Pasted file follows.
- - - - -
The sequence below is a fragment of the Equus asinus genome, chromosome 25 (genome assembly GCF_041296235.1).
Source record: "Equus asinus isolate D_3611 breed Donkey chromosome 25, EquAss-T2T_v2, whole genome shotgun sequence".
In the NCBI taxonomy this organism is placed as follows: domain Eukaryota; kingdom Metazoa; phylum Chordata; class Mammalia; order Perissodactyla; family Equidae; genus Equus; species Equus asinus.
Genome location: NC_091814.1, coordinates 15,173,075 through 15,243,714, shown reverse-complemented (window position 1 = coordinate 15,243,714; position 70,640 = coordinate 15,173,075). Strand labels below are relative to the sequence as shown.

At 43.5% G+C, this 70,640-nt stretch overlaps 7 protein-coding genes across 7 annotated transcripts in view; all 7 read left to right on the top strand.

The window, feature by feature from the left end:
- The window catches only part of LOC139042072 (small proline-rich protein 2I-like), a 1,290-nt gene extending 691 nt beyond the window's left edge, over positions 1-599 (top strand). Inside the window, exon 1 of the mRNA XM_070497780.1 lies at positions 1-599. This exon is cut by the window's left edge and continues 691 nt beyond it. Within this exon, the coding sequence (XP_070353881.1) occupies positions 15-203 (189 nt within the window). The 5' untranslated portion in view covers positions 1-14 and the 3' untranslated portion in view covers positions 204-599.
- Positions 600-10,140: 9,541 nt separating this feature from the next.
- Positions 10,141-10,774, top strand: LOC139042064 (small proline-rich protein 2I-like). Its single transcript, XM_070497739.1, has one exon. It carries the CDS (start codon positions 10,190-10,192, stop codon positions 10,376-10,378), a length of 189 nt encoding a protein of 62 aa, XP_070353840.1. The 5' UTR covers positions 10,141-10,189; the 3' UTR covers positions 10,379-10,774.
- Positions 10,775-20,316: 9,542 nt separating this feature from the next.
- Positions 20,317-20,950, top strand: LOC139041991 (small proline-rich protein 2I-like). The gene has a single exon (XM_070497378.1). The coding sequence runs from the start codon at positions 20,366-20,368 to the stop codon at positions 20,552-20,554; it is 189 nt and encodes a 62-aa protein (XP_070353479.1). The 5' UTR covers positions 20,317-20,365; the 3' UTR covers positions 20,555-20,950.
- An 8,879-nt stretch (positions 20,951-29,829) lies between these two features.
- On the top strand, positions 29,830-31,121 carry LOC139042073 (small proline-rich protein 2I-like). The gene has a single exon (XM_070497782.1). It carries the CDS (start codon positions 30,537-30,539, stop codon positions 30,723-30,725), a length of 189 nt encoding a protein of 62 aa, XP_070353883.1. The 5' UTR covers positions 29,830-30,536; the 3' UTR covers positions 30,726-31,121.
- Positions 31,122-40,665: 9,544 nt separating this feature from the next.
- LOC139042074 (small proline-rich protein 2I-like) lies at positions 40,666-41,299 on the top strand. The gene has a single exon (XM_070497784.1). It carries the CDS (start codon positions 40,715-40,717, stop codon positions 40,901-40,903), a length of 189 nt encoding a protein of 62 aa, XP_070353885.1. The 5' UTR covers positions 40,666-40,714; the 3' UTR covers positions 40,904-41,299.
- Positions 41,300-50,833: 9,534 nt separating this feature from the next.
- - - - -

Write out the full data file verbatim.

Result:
The sequence below is a fragment of the Equus asinus genome, chromosome 25 (genome assembly GCF_041296235.1).
Source record: "Equus asinus isolate D_3611 breed Donkey chromosome 25, EquAss-T2T_v2, whole genome shotgun sequence".
In the NCBI taxonomy this organism is placed as follows: domain Eukaryota; kingdom Metazoa; phylum Chordata; class Mammalia; order Perissodactyla; family Equidae; genus Equus; species Equus asinus.
Genome location: NC_091814.1, coordinates 15,173,075 through 15,243,714, shown reverse-complemented (window position 1 = coordinate 15,243,714; position 70,640 = coordinate 15,173,075). Strand labels below are relative to the sequence as shown.

At 43.5% G+C, this 70,640-nt stretch overlaps 7 protein-coding genes across 7 annotated transcripts in view; all 7 read left to right on the top strand.

The window, feature by feature from the left end:
- The window catches only part of LOC139042072 (small proline-rich protein 2I-like), a 1,290-nt gene extending 691 nt beyond the window's left edge, over positions 1-599 (top strand). Inside the window, exon 1 of the mRNA XM_070497780.1 lies at positions 1-599. This exon is cut by the window's left edge and continues 691 nt beyond it. Within this exon, the coding sequence (XP_070353881.1) occupies positions 15-203 (189 nt within the window). The 5' untranslated portion in view covers positions 1-14 and the 3' untranslated portion in view covers positions 204-599.
- Positions 600-10,140: 9,541 nt separating this feature from the next.
- Positions 10,141-10,774, top strand: LOC139042064 (small proline-rich protein 2I-like). Its single transcript, XM_070497739.1, has one exon. It carries the CDS (start codon positions 10,190-10,192, stop codon positions 10,376-10,378), a length of 189 nt encoding a protein of 62 aa, XP_070353840.1. The 5' UTR covers positions 10,141-10,189; the 3' UTR covers positions 10,379-10,774.
- Positions 10,775-20,316: 9,542 nt separating this feature from the next.
- Positions 20,317-20,950, top strand: LOC139041991 (small proline-rich protein 2I-like). The gene has a single exon (XM_070497378.1). The coding sequence runs from the start codon at positions 20,366-20,368 to the stop codon at positions 20,552-20,554; it is 189 nt and encodes a 62-aa protein (XP_070353479.1). The 5' UTR covers positions 20,317-20,365; the 3' UTR covers positions 20,555-20,950.
- An 8,879-nt stretch (positions 20,951-29,829) lies between these two features.
- On the top strand, positions 29,830-31,121 carry LOC139042073 (small proline-rich protein 2I-like). The gene has a single exon (XM_070497782.1). It carries the CDS (start codon positions 30,537-30,539, stop codon positions 30,723-30,725), a length of 189 nt encoding a protein of 62 aa, XP_070353883.1. The 5' UTR covers positions 29,830-30,536; the 3' UTR covers positions 30,726-31,121.
- Positions 31,122-40,665: 9,544 nt separating this feature from the next.
- LOC139042074 (small proline-rich protein 2I-like) lies at positions 40,666-41,299 on the top strand. The gene has a single exon (XM_070497784.1). It carries the CDS (start codon positions 40,715-40,717, stop codon positions 40,901-40,903), a length of 189 nt encoding a protein of 62 aa, XP_070353885.1. The 5' UTR covers positions 40,666-40,714; the 3' UTR covers positions 40,904-41,299.
- Positions 41,300-50,833: 9,534 nt separating this feature from the next.